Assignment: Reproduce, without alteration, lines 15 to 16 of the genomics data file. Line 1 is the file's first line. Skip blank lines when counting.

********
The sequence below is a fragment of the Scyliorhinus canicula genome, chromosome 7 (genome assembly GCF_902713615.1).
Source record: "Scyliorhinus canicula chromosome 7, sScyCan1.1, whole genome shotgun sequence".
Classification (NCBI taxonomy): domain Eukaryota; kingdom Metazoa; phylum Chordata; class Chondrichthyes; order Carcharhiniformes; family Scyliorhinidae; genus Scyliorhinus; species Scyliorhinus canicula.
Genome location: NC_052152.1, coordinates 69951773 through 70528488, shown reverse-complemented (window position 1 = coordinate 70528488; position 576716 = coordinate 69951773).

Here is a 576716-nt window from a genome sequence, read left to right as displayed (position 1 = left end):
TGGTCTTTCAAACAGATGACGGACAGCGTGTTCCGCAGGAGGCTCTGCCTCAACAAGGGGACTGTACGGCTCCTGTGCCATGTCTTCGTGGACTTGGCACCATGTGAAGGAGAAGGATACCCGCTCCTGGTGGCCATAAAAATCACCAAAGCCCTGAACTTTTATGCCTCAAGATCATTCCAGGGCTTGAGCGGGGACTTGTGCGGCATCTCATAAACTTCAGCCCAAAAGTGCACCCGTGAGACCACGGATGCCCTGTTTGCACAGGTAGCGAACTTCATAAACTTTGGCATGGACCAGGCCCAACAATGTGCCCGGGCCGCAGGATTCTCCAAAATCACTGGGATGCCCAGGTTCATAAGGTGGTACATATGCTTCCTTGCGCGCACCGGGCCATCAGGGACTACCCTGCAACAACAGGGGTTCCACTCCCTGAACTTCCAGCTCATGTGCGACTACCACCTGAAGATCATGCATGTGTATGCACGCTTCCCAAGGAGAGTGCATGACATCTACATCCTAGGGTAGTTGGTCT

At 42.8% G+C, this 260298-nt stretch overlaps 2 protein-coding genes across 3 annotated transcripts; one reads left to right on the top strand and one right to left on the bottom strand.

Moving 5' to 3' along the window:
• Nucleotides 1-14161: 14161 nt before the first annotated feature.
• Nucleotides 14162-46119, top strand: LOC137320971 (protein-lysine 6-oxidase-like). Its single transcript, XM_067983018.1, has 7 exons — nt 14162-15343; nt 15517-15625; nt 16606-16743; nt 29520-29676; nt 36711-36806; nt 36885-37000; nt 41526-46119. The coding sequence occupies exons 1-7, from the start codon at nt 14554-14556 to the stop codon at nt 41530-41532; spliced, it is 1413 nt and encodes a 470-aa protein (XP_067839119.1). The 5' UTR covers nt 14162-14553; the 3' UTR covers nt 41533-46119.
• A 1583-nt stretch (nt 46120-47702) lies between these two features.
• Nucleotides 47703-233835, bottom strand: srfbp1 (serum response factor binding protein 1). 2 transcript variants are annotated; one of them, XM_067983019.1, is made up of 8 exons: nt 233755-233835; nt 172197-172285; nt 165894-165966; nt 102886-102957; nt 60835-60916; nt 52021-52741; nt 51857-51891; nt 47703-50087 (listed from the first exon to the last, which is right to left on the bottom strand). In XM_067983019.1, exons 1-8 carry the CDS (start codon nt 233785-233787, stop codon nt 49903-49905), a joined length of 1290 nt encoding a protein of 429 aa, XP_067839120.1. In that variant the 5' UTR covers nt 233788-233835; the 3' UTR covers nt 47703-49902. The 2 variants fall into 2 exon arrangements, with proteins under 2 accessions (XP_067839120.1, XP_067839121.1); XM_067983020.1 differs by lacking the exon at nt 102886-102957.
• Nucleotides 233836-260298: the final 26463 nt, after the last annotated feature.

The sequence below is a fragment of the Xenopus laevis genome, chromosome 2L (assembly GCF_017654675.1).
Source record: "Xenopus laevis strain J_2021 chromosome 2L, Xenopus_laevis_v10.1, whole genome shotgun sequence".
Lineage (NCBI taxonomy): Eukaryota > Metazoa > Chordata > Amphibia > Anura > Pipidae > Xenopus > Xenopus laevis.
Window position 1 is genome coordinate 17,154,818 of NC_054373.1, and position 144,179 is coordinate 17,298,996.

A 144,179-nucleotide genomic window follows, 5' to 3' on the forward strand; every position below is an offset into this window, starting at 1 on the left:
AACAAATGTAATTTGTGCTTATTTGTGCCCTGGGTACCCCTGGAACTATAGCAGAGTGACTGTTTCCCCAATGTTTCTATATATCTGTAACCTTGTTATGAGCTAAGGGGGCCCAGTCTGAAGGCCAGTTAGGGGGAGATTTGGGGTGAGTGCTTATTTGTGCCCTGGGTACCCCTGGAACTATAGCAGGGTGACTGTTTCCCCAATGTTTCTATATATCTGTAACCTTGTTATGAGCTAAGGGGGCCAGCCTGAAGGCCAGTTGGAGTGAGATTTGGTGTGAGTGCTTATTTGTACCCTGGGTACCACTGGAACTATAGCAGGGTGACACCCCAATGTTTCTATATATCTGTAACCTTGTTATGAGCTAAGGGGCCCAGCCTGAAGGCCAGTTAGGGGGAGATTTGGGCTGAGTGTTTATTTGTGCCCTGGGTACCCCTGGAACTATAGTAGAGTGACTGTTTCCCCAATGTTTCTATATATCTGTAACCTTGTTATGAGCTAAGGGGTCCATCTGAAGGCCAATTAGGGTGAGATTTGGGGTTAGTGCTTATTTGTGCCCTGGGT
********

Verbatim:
Source record: "Xenopus laevis strain J_2021 chromosome 2L, Xenopus_laevis_v10.1, whole genome shotgun sequence".
Lineage (NCBI taxonomy): Eukaryota > Metazoa > Chordata > Amphibia > Anura > Pipidae > Xenopus > Xenopus laevis.